Many of you may not have heard of this 23 year old Russian-Canadian, Vitalik Buterin. He is one of those geniuses who started loving computing and Math from an early age. His parents immigrated to Canada from Russia when he was 3 years old. After attending a private high school in Toronto, he joined the University of Waterloo (my alma mater), but dropped out after getting the Peter Thiel fellowship of $100K to pursue his entrepreneurial work in cryptocurrency.
After trying to persuade the Bitcoin community for a scripting language which got no support, he decided to start a new platform to serve cryptocurrency plus any asset like a smart contract. His first seminal paper in 2013 laid the foundation and the same year he proposed the building of a new platform called Ethereum with a general scripting language. In early 2014, a Switzerland company called Ethereum Switzerland GMBH developed the first Ethereum software project. Finally in July-August of 2014, Ethereum launched a pre-sale of Ether tokens (its own cryptocurrency) to public and raised $14M. Ethereum belongs to the same family as the cryptocurrency Bitcoin, whose value has increased more than 1,000 percent in just the past year. Ethereum has its own currencies, most notably Ether, but the platform has a wider scope than just money.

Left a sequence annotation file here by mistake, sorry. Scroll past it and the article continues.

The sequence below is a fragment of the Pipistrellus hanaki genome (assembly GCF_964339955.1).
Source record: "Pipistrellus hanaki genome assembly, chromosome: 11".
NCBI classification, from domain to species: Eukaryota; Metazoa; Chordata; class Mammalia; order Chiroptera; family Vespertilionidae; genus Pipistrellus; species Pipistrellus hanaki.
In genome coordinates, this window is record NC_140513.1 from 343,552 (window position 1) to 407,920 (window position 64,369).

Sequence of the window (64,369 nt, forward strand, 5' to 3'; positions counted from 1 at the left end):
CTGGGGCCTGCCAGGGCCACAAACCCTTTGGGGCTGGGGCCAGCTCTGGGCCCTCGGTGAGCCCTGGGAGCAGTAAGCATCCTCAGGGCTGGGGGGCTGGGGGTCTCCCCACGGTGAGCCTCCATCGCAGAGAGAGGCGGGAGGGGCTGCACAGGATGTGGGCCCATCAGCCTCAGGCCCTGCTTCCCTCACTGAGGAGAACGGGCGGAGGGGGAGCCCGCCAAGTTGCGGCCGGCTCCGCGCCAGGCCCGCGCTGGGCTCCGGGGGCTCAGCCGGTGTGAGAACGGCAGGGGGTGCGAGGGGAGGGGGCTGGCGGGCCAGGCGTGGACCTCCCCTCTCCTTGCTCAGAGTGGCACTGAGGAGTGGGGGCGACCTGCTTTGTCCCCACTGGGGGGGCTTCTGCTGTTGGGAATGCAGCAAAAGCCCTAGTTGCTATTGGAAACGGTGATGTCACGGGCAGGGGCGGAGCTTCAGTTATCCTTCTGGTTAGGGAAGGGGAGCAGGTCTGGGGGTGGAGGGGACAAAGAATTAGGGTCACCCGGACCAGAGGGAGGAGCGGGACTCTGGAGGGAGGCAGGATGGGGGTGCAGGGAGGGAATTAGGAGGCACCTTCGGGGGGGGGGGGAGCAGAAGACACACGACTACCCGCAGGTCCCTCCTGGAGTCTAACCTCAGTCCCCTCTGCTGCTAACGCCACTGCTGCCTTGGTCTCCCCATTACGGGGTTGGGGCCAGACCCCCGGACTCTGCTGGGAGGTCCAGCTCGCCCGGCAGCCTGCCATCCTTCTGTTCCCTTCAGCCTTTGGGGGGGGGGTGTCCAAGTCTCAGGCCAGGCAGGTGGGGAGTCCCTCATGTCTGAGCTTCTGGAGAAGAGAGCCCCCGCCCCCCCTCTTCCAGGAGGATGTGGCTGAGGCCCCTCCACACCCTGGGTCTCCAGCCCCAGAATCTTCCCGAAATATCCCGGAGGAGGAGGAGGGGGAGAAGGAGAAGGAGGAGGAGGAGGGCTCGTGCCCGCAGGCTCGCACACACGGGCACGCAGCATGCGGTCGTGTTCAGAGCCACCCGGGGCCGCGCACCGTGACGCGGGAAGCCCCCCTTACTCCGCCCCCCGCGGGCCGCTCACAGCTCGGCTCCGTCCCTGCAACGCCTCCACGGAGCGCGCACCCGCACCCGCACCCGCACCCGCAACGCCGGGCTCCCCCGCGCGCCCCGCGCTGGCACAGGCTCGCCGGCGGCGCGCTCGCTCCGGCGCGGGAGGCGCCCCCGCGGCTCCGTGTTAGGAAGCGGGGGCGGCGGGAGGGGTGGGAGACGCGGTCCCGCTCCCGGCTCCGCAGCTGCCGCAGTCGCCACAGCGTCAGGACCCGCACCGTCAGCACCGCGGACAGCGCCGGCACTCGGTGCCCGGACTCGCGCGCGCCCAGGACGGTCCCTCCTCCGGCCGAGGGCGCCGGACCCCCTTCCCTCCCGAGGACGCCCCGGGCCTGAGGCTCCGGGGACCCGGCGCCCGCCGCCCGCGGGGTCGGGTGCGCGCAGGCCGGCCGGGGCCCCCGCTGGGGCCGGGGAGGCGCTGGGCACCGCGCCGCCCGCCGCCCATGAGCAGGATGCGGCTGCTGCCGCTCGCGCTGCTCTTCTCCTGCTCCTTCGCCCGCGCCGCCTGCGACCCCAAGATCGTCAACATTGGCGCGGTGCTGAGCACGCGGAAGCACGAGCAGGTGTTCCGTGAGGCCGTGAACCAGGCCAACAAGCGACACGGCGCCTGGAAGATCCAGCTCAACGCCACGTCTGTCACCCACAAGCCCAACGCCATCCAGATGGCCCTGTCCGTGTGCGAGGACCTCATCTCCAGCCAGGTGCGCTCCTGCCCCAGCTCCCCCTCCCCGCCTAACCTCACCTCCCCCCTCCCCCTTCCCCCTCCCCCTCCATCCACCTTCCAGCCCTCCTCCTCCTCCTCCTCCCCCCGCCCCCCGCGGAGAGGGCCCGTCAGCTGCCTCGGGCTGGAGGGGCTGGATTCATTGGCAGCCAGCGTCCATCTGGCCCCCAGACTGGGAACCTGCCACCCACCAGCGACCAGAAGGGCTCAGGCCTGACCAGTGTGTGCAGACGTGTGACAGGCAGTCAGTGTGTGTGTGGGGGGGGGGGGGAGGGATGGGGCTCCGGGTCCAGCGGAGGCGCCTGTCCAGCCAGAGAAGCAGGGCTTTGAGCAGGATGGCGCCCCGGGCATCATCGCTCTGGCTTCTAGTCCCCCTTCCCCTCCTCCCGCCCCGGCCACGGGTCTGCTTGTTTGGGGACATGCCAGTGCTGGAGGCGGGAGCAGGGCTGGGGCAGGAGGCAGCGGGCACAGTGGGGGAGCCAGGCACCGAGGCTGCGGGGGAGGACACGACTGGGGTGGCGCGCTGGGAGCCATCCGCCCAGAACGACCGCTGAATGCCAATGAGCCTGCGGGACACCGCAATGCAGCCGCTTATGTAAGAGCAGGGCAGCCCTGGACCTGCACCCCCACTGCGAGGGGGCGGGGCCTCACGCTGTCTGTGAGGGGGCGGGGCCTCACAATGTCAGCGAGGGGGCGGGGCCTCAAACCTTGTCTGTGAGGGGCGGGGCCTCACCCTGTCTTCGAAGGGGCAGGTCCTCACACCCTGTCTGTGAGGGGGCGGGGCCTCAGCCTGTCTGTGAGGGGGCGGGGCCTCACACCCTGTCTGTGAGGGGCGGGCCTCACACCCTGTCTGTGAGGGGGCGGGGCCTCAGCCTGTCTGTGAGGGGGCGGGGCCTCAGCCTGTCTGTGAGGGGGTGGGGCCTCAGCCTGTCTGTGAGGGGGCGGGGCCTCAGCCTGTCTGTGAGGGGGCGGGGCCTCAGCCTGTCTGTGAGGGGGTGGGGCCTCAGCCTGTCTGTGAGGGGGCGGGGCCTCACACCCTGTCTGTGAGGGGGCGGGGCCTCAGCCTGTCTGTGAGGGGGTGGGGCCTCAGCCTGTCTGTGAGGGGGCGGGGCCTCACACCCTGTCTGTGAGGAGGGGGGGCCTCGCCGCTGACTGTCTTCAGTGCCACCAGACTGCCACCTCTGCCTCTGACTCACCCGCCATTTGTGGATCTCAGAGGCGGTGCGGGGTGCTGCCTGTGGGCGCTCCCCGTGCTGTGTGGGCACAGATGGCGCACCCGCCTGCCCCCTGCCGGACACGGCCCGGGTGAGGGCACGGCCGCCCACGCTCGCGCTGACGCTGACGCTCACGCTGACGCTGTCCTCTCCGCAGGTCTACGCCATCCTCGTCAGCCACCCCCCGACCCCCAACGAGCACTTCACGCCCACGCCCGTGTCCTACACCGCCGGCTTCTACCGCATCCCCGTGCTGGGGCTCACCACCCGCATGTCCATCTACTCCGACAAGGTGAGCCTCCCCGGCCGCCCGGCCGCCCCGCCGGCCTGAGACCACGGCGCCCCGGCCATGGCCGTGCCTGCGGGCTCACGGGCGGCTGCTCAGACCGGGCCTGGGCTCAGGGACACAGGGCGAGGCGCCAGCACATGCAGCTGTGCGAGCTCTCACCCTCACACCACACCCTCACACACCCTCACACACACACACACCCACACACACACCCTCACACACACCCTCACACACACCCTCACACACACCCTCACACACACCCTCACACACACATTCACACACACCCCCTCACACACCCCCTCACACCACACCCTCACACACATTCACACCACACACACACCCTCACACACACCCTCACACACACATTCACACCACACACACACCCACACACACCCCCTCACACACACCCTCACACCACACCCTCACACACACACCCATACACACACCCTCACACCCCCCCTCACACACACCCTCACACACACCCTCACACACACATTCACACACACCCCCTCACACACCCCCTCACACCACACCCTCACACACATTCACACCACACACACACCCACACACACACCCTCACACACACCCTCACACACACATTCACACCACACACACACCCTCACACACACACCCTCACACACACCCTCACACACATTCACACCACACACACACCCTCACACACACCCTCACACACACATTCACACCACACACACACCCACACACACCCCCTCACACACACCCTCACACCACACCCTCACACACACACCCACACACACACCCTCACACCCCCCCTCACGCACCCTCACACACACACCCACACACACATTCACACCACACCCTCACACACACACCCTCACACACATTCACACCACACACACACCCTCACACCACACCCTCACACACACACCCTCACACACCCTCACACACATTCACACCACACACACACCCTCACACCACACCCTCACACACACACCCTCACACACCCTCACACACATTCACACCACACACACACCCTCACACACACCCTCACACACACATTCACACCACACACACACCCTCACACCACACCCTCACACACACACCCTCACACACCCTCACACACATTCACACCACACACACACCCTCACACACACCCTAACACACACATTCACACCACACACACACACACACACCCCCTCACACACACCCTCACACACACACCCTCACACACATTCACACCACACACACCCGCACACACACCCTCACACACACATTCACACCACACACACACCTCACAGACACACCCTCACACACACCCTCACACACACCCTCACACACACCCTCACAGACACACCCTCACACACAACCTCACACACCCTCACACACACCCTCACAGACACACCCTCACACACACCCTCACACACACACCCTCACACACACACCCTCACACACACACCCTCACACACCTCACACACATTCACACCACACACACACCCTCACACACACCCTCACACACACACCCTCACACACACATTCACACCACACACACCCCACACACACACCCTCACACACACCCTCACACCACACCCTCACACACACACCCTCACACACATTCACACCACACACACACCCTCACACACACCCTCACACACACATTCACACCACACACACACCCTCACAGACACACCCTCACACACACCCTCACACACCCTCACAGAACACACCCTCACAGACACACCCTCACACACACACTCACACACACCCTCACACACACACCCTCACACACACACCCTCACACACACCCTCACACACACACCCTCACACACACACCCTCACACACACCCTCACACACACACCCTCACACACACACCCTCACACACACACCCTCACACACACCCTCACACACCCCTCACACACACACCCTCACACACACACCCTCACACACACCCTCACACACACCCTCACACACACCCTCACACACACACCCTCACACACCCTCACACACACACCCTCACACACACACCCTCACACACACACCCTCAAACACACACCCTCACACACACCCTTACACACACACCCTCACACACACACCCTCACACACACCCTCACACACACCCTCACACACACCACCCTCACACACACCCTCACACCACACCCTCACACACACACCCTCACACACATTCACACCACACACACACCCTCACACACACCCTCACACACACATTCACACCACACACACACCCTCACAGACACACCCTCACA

You can think of my Ethereum address as having elements of a bank account, an email address and a Social Security number. For now, it exists only on my computer as an inert string of nonsense, but the second I try to perform any kind of transaction — say, contributing to a crowdfunding campaign or voting in an online referendum — that address is broadcast out to an improvised worldwide network of computers that tries to verify the transaction. The results of that verification are then broadcast to the wider network again, where more machines enter into a kind of competition to perform complex mathematical calculations, the winner of which gets to record that transaction in the single, canonical record of every transaction ever made in the history of Ethereum. Because those transactions are registered in a sequence of “blocks” of data, that record is called the blockchain. Many Bitcoin exchanges use the Ethereum platform.
A New York Times article in January said, “The true believers behind blockchain platforms like Ethereum argue that a network of distributed trust is one of those advances in software architecture that will prove, in the long run, to have historic significance. That promise has helped fuel the huge jump in cryptocurrency valuations. But in a way, the Bitcoin bubble may ultimately turn out to be a distraction from the true significance of the blockchain. The real promise of these new technologies, many of their evangelists believe, lies not in displacing our currencies but in replacing much of what we now think of as the internet, while at the same time returning the online world to a more decentralized and egalitarian system. If you believe the evangelists, the blockchain is the future. But it is also a way of getting back to the internet’s roots”.
Vitalik wrote the idea of Ethereum at age 19. He is the new-age Linus Torvalds who fathered Linux that became the de-facto operating system for the Internet developers.